The Herdy 'Fell' design features the famous Cumbrian skyline, carved from the ancient Lake District fells and home to the native Herdwick sheep.  The design highlights the relationship between the Herdwick and the Cumbrian fells. You can find Herdy gambolling over the rolling hills, roaming freely amongst the common grazing land.

Herdwicks and the Cumbrian Fells

 

Herdwicks famously roam over large areas of the Cumbrian landscape, from the highest peaks to the lowest valleys. These large areas of unfenced common grazing land create the perfect environment for the sheep to thrive. 

Herdwick flocks have been historically managed in such a way that the sheep remember which parts of the fell they are supposed to graze. Plus, unlike most other breeds, they keep to this “heaf”.

This instinct is especially strong in Herdwicks that graze unfenced uplands. To the extent that the sheep stay with the farm when the farm is sold or changes hands. The sheep belong to the land and are literally the living culture of the farming people of the Lake District.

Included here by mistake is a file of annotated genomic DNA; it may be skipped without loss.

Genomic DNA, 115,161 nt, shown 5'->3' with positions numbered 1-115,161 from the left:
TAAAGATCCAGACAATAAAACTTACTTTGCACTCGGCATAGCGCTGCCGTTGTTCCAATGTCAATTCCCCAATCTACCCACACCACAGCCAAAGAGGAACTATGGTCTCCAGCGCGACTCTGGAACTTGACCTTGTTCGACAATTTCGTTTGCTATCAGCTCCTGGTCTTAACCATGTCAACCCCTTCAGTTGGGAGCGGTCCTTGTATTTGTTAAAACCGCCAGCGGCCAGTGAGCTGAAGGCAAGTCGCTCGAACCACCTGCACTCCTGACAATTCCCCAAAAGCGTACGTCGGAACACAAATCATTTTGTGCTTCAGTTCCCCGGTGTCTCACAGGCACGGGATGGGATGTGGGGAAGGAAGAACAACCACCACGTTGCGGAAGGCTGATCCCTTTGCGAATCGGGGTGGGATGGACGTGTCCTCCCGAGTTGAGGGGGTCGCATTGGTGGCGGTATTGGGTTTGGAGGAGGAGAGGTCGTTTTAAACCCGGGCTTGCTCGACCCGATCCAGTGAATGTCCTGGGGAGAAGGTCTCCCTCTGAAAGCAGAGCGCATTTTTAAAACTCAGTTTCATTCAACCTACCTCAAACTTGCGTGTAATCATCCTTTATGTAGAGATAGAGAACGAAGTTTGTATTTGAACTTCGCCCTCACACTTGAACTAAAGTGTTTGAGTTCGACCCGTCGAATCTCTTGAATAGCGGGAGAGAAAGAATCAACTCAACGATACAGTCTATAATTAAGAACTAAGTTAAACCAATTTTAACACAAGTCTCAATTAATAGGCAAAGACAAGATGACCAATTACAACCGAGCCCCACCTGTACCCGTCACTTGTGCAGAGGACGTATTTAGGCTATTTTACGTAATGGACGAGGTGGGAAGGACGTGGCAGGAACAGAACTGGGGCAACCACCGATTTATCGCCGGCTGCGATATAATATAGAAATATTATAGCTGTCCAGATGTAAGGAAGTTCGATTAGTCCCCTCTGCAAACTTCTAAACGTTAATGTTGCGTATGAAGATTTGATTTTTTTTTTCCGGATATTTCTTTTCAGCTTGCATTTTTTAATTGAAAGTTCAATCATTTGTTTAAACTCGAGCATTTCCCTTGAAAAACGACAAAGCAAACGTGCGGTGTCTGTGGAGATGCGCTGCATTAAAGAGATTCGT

Farming in the fells

Farming in the Lake District revolves around one simple reality: the short growing season for grass on the fells. Lake District farmers take advantage of this growing season in just the same way that the first settlers did thousands of years ago.  Lambing is timed so that the lambs are born as the grass starts to grow, and are reared through the lush and pleasant summer months.

By Winter, the farms can only carry the core ewe flocks with help from the summer’s crop. In May and June the valley bottom meadows are cleared of sheep, the walls repaired, the sheep released on the fells to the new grass, and the meadows allowed  to flower and spurt into life. Soon they are lush green carpets of grass and flowers, which will be made into hay in July or August.

The view of the Newlands valley, looking northeast from the slopes of Cat Bells

Take the fells with ewe

Lightweight Cotton Fell Scarf

Herdy Fell Ewe Tube